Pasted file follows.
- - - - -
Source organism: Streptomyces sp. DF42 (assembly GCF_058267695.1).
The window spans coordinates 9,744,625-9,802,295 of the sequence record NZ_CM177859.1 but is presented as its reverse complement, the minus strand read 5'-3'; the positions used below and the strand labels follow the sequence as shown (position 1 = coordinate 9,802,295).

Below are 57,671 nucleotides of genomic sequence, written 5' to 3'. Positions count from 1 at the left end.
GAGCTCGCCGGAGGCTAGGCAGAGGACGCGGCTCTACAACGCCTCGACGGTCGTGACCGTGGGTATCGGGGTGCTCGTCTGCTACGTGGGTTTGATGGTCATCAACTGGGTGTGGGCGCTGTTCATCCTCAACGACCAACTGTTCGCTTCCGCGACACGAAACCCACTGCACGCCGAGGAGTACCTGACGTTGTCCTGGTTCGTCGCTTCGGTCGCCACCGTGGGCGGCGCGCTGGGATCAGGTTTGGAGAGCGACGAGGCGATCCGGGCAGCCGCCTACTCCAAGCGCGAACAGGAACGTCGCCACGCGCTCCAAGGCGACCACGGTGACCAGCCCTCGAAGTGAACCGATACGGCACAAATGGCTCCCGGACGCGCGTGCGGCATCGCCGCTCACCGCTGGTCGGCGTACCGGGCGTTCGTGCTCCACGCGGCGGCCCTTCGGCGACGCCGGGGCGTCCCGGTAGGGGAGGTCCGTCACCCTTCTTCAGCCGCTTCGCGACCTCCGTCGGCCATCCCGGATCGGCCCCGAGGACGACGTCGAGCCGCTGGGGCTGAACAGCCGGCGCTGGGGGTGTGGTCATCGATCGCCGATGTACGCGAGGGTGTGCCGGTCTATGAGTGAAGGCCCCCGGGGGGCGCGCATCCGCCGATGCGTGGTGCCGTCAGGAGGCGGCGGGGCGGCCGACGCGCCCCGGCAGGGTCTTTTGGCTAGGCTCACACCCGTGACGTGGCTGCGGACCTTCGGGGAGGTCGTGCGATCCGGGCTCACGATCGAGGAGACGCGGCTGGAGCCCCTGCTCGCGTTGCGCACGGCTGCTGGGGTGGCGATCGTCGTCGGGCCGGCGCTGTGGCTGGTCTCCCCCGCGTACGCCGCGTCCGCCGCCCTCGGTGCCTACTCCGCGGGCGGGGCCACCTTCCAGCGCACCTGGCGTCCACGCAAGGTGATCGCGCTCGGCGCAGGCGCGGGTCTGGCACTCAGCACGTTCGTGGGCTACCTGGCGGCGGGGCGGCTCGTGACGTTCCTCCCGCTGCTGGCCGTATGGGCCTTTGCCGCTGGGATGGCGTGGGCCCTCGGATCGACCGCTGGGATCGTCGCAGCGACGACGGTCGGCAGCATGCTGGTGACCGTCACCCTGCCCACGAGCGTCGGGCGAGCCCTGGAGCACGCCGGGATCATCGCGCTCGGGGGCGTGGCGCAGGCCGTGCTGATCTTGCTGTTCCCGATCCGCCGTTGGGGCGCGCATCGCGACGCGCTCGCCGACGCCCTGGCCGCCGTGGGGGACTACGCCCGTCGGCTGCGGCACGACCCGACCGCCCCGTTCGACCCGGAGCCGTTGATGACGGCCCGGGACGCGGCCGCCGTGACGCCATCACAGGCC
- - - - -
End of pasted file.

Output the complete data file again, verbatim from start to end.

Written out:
Source organism: Streptomyces sp. DF42 (assembly GCF_058267695.1).
The window spans coordinates 9,744,625-9,802,295 of the sequence record NZ_CM177859.1 but is presented as its reverse complement, the minus strand read 5'-3'; the positions used below and the strand labels follow the sequence as shown (position 1 = coordinate 9,802,295).

Below are 57,671 nucleotides of genomic sequence, written 5' to 3'. Positions count from 1 at the left end.
GAGCTCGCCGGAGGCTAGGCAGAGGACGCGGCTCTACAACGCCTCGACGGTCGTGACCGTGGGTATCGGGGTGCTCGTCTGCTACGTGGGTTTGATGGTCATCAACTGGGTGTGGGCGCTGTTCATCCTCAACGACCAACTGTTCGCTTCCGCGACACGAAACCCACTGCACGCCGAGGAGTACCTGACGTTGTCCTGGTTCGTCGCTTCGGTCGCCACCGTGGGCGGCGCGCTGGGATCAGGTTTGGAGAGCGACGAGGCGATCCGGGCAGCCGCCTACTCCAAGCGCGAACAGGAACGTCGCCACGCGCTCCAAGGCGACCACGGTGACCAGCCCTCGAAGTGAACCGATACGGCACAAATGGCTCCCGGACGCGCGTGCGGCATCGCCGCTCACCGCTGGTCGGCGTACCGGGCGTTCGTGCTCCACGCGGCGGCCCTTCGGCGACGCCGGGGCGTCCCGGTAGGGGAGGTCCGTCACCCTTCTTCAGCCGCTTCGCGACCTCCGTCGGCCATCCCGGATCGGCCCCGAGGACGACGTCGAGCCGCTGGGGCTGAACAGCCGGCGCTGGGGGTGTGGTCATCGATCGCCGATGTACGCGAGGGTGTGCCGGTCTATGAGTGAAGGCCCCCGGGGGGCGCGCATCCGCCGATGCGTGGTGCCGTCAGGAGGCGGCGGGGCGGCCGACGCGCCCCGGCAGGGTCTTTTGGCTAGGCTCACACCCGTGACGTGGCTGCGGACCTTCGGGGAGGTCGTGCGATCCGGGCTCACGATCGAGGAGACGCGGCTGGAGCCCCTGCTCGCGTTGCGCACGGCTGCTGGGGTGGCGATCGTCGTCGGGCCGGCGCTGTGGCTGGTCTCCCCCGCGTACGCCGCGTCCGCCGCCCTCGGTGCCTACTCCGCGGGCGGGGCCACCTTCCAGCGCACCTGGCGTCCACGCAAGGTGATCGCGCTCGGCGCAGGCGCGGGTCTGGCACTCAGCACGTTCGTGGGCTACCTGGCGGCGGGGCGGCTCGTGACGTTCCTCCCGCTGCTGGCCGTATGGGCCTTTGCCGCTGGGATGGCGTGGGCCCTCGGATCGACCGCTGGGATCGTCGCAGCGACGACGGTCGGCAGCATGCTGGTGACCGTCACCCTGCCCACGAGCGTCGGGCGAGCCCTGGAGCACGCCGGGATCATCGCGCTCGGGGGCGTGGCGCAGGCCGTGCTGATCTTGCTGTTCCCGATCCGCCGTTGGGGCGCGCATCGCGACGCGCTCGCCGACGCCCTGGCCGCCGTGGGGGACTACGCCCGTCGGCTGCGGCACGACCCGACCGCCCCGTTCGACCCGGAGCCGTTGATGACGGCCCGGGACGCGGCCGCCGTGACGCCATCACAGGCC